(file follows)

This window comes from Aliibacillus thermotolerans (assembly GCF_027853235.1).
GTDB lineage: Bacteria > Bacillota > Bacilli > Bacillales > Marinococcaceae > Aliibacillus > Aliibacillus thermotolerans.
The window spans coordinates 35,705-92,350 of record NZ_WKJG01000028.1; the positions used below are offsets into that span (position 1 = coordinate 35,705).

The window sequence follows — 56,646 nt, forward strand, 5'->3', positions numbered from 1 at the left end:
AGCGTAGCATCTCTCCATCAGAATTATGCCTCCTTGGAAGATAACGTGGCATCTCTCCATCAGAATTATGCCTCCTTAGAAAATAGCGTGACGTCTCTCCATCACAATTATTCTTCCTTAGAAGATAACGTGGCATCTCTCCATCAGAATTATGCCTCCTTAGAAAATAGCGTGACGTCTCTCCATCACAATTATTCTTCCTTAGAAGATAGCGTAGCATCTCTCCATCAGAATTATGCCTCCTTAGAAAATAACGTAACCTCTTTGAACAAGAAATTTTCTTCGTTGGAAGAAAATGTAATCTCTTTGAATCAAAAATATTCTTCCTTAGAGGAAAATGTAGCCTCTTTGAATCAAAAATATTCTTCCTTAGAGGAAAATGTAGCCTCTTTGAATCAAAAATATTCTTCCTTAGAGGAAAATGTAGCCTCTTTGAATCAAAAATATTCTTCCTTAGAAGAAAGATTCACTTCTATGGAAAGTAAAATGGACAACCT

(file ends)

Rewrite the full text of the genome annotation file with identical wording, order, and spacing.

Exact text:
This window comes from Aliibacillus thermotolerans (assembly GCF_027853235.1).
GTDB lineage: Bacteria > Bacillota > Bacilli > Bacillales > Marinococcaceae > Aliibacillus > Aliibacillus thermotolerans.
The window spans coordinates 35,705-92,350 of record NZ_WKJG01000028.1; the positions used below are offsets into that span (position 1 = coordinate 35,705).

The window sequence follows — 56,646 nt, forward strand, 5'->3', positions numbered from 1 at the left end:
AGCGTAGCATCTCTCCATCAGAATTATGCCTCCTTGGAAGATAACGTGGCATCTCTCCATCAGAATTATGCCTCCTTAGAAAATAGCGTGACGTCTCTCCATCACAATTATTCTTCCTTAGAAGATAACGTGGCATCTCTCCATCAGAATTATGCCTCCTTAGAAAATAGCGTGACGTCTCTCCATCACAATTATTCTTCCTTAGAAGATAGCGTAGCATCTCTCCATCAGAATTATGCCTCCTTAGAAAATAACGTAACCTCTTTGAACAAGAAATTTTCTTCGTTGGAAGAAAATGTAATCTCTTTGAATCAAAAATATTCTTCCTTAGAGGAAAATGTAGCCTCTTTGAATCAAAAATATTCTTCCTTAGAGGAAAATGTAGCCTCTTTGAATCAAAAATATTCTTCCTTAGAGGAAAATGTAGCCTCTTTGAATCAAAAATATTCTTCCTTAGAAGAAAGATTCACTTCTATGGAAAGTAAAATGGACAACCT